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Samoa rallies support for regional trade deal
9:42 pm GMT+12, 12/07/2018, Samoa

Samoa has urged other Pacific Forum countries to join the negotiations of the Pacific Agreement on Closer Economic Relations (PACER) Plus.
 
The call was made by the Minister of Commerce, Industry and Labour, Lautafi Fio Purcell, in Apia this week when he opened a series of regional Trade Officials Meetings at the Tanoa Tusitala Hotel.
 
The Minister did not say which Forum countries he was referring to.
 
But the agreement, signed in 2017 by Australia, New Zealand and eight Pacific island countries including Samoa – has been objected to by Fiji and Papua New Guinea. PACER Plus is a Free Trade Agreement (FTA) covering goods, services and investment.
 
“I am further pleased that your agenda includes a discussion on the PACER Plus ratification and implementation,” Lautafi said.  
 
“For those of us that have signed PACER Plus, and particularly for me, having been involved in the final stages of negotiations, I encourage your continued commitment to see through the ratification of the agreement and entrance into force so that we can benefit from the arrangements that you have all negotiated since 2009.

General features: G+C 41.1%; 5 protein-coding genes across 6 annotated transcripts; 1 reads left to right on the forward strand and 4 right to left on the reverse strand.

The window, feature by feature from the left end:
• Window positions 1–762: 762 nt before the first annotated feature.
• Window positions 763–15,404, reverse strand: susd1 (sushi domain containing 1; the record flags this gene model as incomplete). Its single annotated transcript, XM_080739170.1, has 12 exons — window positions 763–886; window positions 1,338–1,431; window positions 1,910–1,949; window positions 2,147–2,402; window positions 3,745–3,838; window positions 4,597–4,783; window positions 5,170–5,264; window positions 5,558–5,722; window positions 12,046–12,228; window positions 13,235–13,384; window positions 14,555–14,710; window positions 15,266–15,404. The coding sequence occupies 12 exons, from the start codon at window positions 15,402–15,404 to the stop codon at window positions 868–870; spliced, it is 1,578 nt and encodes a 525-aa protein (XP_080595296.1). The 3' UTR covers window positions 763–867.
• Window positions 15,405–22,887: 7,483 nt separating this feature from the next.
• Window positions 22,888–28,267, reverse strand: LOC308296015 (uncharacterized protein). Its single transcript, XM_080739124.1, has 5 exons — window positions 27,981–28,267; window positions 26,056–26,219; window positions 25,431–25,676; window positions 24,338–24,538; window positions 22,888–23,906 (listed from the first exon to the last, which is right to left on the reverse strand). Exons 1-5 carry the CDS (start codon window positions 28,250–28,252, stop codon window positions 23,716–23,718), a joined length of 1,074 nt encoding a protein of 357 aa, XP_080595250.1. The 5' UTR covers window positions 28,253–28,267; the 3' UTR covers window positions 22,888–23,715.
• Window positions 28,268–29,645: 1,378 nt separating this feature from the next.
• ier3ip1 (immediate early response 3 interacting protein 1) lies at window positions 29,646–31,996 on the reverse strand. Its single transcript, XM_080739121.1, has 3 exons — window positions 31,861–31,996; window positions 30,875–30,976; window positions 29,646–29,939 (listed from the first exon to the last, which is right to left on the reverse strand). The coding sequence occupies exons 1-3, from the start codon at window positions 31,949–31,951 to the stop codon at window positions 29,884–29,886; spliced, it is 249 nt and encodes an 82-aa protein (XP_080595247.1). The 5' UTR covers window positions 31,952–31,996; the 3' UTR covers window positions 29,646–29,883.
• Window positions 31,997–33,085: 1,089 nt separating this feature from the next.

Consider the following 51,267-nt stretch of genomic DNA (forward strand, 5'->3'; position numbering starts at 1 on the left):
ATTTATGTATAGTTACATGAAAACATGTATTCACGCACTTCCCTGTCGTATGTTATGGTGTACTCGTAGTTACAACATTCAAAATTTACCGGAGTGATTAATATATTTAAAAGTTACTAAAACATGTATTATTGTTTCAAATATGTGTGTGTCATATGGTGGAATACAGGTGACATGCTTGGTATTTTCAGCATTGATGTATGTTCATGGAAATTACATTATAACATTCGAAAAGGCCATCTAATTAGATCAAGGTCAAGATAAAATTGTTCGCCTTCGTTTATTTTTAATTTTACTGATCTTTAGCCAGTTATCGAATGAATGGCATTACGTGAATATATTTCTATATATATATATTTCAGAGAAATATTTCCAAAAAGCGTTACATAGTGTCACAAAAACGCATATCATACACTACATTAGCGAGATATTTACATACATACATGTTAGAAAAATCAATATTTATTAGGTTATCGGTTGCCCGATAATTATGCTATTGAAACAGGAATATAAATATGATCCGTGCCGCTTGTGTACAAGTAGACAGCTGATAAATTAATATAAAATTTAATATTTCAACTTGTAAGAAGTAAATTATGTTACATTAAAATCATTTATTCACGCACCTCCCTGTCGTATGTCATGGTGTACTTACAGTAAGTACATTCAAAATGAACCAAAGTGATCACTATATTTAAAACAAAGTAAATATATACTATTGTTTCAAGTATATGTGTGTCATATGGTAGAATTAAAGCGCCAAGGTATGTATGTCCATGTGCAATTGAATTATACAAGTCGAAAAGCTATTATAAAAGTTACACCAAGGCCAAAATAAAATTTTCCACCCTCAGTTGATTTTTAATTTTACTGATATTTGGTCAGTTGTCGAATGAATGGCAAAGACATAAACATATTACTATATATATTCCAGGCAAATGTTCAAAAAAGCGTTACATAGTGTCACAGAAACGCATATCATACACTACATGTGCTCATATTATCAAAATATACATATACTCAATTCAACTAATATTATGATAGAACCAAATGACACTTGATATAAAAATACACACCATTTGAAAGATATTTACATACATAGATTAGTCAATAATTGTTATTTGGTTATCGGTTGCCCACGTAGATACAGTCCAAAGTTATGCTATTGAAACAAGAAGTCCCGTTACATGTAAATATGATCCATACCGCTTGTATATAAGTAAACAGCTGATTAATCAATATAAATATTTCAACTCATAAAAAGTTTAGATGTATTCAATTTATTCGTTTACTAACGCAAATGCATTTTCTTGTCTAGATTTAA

“I would also urge and encourage other Forum countries to consider participation in PACER Plus as the regional trade and development agreement for the region.  My humble advice to you all as Forum Trade Officials, be resolute in your regional commitment.”
 
Lautafi pointed out that the meetings in Apia this week highlights a commitment to promote trade as a development tool, enhancing regional economic integration through trade, investment and private sector development.   
 
“Today, you are meeting as the Forum Trade Officials; and Samoa, as the Forum Chair, encourages you all to consider how best to take collective actions to deepen regional trade and economic integration,” he said.  
 
“Our Leaders have mandated our work to be undertaken in line with the principles and priorities through the Framework for Pacific Regionalism and the Blue Pacific Narrative.
 
“We must ensure also that our trade related needs and priorities are clearly articulated to guide discussions with our development partners,” he said.

SOURCE: SAMOA OBSERVER/PACNEWS


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